This image published by The Colombo Apothecaries is apparently based on an original albumen photograph taken in the 1870s or 1880s by the British photographer Charles Scowen who sold his negatives to the firm when he tried to become a planter in
An early Italian or French postcard celebrating or advertising the city of Bombay. It also features a bicycle, then becoming popular in the city.
This postcard of the original inhabitants of Sri Lanka [Ceylon] was made from a photograph by Charles Scowen, one of the great photographers of the 19th century, as was likely taken in the 1870s.
A postcard of a very distinctive woman, nicely silhouetted at the bottom, with the richness of the collotype making it almost photographic.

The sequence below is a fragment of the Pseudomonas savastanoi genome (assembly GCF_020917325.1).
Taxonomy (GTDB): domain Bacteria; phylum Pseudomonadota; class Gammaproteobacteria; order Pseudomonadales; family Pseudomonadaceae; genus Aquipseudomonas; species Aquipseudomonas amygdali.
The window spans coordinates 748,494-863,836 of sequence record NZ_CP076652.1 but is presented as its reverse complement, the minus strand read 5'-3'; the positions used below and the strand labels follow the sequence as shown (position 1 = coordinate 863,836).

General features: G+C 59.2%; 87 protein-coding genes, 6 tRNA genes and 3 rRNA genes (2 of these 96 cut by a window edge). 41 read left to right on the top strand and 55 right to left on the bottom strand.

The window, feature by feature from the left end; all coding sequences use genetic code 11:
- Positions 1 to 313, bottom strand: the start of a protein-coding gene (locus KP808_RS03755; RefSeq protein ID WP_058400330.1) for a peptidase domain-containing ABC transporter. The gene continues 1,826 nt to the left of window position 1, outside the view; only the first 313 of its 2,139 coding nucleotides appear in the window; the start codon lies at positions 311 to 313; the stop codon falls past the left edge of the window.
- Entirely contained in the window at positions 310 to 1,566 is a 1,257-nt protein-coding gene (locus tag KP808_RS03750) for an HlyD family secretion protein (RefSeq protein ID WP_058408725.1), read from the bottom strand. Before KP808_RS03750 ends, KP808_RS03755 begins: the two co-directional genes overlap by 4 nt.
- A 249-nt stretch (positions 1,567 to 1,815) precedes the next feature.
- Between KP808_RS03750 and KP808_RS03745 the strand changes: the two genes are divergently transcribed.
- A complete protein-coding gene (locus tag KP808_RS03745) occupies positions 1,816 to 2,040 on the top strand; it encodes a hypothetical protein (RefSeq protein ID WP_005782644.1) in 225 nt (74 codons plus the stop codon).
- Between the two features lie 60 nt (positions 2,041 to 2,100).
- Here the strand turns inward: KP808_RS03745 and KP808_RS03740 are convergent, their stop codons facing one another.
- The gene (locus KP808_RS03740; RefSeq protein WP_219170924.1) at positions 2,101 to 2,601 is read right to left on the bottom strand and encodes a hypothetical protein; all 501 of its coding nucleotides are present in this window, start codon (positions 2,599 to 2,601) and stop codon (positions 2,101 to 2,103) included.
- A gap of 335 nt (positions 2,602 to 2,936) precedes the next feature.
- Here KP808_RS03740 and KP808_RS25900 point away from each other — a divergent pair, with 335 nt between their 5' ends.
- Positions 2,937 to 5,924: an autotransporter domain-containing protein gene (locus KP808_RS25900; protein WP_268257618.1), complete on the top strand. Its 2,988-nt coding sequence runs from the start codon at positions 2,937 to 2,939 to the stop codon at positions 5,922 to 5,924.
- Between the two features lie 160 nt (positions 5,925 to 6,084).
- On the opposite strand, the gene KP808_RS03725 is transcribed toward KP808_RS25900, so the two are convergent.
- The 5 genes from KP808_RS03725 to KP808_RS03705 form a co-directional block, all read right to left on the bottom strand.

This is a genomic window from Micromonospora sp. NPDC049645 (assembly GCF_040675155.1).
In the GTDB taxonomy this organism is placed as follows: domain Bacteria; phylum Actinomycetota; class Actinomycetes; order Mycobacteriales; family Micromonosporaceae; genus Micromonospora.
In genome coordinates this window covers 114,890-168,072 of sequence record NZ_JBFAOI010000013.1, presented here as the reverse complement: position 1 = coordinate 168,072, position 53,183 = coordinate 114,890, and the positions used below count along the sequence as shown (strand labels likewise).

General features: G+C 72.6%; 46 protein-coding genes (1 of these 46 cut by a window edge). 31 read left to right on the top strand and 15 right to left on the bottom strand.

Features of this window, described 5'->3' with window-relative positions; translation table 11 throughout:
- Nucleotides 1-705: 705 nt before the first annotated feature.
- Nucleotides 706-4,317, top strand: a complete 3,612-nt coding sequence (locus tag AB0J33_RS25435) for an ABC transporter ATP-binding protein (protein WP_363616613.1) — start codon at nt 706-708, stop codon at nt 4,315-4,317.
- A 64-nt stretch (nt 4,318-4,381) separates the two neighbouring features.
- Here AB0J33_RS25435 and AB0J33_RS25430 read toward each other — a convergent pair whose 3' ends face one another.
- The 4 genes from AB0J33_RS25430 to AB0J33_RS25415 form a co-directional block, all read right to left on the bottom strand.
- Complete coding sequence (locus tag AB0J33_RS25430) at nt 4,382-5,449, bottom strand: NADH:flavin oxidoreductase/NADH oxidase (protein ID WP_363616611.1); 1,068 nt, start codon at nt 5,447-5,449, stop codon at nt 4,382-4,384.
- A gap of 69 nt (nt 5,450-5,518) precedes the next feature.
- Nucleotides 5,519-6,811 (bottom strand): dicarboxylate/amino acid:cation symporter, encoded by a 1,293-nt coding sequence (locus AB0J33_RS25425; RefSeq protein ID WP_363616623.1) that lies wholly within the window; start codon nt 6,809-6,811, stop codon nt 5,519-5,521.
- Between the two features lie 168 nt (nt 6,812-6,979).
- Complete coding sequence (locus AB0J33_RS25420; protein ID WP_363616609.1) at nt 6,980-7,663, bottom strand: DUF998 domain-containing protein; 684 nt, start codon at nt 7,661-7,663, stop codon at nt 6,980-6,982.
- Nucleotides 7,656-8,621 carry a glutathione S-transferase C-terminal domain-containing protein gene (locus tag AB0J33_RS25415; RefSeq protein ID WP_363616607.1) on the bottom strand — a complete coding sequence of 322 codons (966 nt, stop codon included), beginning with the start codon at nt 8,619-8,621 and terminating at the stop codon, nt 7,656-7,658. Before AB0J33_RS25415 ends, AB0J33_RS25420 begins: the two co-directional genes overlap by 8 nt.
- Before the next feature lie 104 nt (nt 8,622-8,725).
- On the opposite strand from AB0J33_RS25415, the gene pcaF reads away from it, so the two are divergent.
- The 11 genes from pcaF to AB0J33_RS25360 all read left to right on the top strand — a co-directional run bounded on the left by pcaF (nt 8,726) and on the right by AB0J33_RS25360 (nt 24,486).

John Campbell Oman (1841-1911), author of The Mystics, Ascetics and Saints of India (1903) describes the incident that made him take it upon himself to write this encyclopedic work towards the end of his life.
Note the rich character on this man's face in an image by M.V. Dhurandhar, one of India's most exceptional and prolific early 20th century painters and postcard artists.
Sent to Master E.
An unusual postcard in the use of so much black, which beautifully brings out the portrait of this man, his beard and clothing (black was expensive for printers due to the amount of ink consumed). Due to better economic prospects in Sri Lanka, during
One of my favourite postcards by the great Colombo publisher Plate & Co., simply because the girl's stare or startled expression is so memorable. Although I used the color version in the book, this seems just as gripping. What is she looking at?